Contact Information

Dianna Kifer, Director
610 Middle River Road
Middle River, MD  21220
P: 410-682-6462
F: 410-682-8996
Send us an Email.

Church Contacts:

Pastor Glenn Leatherman
610 Middle River Road
Middle River, MD  21220
P: 410-686-8810
W: www.middleriver.org 
Send the church an Email.

Holidays

We are closed:

September 4, 2017 
November 23, 2017
November 24, 2017
December 25, 2017
December 26, 2017
January 1, 2018
February 19, 2018
March 30, 2017
April 2, 2018
May 28, 2018
July 4, 2018
August 18, 2018
September 3, 2018

 


 

 

Curriculum Overview

The overall program and Curriculum Philosophy of Middle River Baptist Church’s Child Development Center (MRBCCDC) is based on the following guidelines:

Provide a healthy and safe environment with proper nutrition. God has entrusted children into our care. It is our responsibility to provide the best for them that we can. Children are alert and ready to learn when they receive proper nutrition, rest, and routines. Children's sense of security begins when they know that they are safe and free from harm.

Develop warm, caring relationships with children and each other.God desires to be in relationship with each of us. The relationships that we build with children will influence the kind of relationships that they build with God and others later in life. Parents, teachers, and caregivers become representatives of God in the child’s life. Children also feel secure when they have a strong positive relationship with their teachers and caregivers. When caregivers develop a special bond with children, children become attached with their caregivers. Attachment builds security and helps to determine the quality of the relationships that children will develop with future peers and teachers. By building positive relationships with children, we help the child feel safe and secure, preparing them for a lifetime of learning.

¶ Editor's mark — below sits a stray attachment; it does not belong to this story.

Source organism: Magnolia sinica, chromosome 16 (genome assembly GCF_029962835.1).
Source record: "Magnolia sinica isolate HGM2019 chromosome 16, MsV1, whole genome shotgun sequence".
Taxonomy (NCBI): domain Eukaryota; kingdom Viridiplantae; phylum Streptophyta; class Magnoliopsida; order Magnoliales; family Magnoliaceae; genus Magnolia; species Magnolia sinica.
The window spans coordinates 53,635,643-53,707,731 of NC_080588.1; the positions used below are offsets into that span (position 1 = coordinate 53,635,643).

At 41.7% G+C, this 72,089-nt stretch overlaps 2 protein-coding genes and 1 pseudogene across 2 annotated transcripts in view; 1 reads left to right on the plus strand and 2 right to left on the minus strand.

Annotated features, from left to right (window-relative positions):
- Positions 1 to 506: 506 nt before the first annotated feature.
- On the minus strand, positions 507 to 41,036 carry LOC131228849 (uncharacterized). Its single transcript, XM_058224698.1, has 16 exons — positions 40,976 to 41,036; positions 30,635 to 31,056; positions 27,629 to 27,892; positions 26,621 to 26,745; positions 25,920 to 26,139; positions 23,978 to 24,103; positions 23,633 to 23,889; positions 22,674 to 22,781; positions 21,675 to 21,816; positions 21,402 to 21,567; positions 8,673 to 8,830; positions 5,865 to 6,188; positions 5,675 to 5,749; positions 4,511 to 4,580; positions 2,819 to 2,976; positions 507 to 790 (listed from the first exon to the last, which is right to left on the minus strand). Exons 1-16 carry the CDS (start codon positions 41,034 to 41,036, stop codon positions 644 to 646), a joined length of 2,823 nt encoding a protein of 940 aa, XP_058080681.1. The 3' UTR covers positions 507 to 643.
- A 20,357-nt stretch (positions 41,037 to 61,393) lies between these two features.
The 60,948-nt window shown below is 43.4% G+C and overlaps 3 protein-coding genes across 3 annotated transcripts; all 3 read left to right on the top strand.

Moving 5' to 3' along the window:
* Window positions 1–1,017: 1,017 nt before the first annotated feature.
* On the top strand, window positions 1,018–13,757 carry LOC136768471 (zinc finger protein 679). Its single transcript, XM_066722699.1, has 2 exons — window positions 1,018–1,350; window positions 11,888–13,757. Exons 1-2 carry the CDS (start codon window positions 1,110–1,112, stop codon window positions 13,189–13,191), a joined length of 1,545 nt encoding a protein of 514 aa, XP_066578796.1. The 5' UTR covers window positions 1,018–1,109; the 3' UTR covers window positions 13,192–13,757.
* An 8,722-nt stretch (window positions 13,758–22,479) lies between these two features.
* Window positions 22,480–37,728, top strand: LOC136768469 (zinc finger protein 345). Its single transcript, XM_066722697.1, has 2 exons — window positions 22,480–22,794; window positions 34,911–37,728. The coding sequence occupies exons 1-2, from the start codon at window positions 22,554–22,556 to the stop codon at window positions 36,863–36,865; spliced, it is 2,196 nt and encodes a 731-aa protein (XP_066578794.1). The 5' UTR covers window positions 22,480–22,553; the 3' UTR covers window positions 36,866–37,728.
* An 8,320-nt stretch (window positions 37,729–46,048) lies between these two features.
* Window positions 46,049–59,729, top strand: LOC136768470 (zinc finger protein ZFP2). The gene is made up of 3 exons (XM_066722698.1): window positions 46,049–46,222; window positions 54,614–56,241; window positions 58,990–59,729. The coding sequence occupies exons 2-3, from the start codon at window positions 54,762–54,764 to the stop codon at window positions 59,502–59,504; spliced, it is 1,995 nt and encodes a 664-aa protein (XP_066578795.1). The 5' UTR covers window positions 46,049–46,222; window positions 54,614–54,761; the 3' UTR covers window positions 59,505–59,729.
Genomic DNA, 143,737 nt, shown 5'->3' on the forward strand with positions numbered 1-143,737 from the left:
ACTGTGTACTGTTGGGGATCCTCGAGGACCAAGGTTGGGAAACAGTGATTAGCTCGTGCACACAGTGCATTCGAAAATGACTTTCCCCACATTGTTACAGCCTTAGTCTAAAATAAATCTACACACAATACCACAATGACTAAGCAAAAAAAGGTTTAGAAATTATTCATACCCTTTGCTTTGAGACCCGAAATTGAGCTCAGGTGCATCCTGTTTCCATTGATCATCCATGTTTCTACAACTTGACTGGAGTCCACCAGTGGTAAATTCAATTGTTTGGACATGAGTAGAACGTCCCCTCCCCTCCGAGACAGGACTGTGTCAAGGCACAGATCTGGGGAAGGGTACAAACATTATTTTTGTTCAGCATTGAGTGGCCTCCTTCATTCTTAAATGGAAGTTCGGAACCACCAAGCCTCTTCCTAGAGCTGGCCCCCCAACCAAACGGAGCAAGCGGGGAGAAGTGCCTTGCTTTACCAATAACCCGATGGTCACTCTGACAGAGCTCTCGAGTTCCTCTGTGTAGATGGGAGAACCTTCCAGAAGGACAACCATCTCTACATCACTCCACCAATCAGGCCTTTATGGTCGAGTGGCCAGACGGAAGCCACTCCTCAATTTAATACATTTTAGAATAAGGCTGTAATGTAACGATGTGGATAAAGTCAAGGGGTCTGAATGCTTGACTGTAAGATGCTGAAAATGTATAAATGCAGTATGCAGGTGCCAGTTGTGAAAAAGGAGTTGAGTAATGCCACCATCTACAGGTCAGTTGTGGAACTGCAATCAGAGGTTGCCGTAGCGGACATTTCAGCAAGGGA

Respond to children’s cues and clues. Responding to children when they are upset as well as when they are happy tells them that they are important and that they care about them. When we promptly respond to their needs, children learn to trust. Trust is important to faith development. We try to understand what children are feeling, what they are saying (in words or actions), and what they are trying to do.

Recognize that we are all unique. God has created each in His own spiritual image, yet he has created each one of us with different outer appearances, abilities, and personalities. We keep in mind that from birth, children have different temperaments, that they grow at their own pace. At the same time, we have positive expectations about what children can do and hold on to the belief that every child can succeed.

Talk, read, and sing to children.We surround them with language: conversing with them about what we and they are doing; singing to them, playing music, telling stories and reading books; asking toddlers and preschoolers to guess what will come next in a story; playing word games; asking toddlers and preschoolers questions that require more than a yes or no answer, like “Which one...?” or “What would happen if…” We provide reading and writing materials, including crayons and paper, books, magazines, and toys. These are key pre-reading experiences.

Encourage exploration and play. We give children opportunities to move around, explore and play (and be prepared to step in if they are at risk of hurting themselves or others). We allow them to explore relationships as well, allowing children to spend time playing with children of their own age and of other ages helps them learn to solve the conflicts that inevitably arise.

Use discipline to teach. The word discipline comes from the Greek word matheteuo, which means to become a pupil or to disciple to teach. The word is positive. The question every teacher should ask is not, “How can I punish this child for what he did?” but rather, “What can the child learn from this situation?” To create an atmosphere of positive discipline, teachers begin by being a positive model of a disciplined life. The way a teacher treats children determines to a large degree how the children will treat each other.

Establish routines. Routines and predictability create trust. Creating routines and rituals for special times during the day like mealtime and nap time  builds a sense of security. Being predictable by being near and responsive also builds security in young children. As the child becomes secure, he begins to develop trust in the relationship.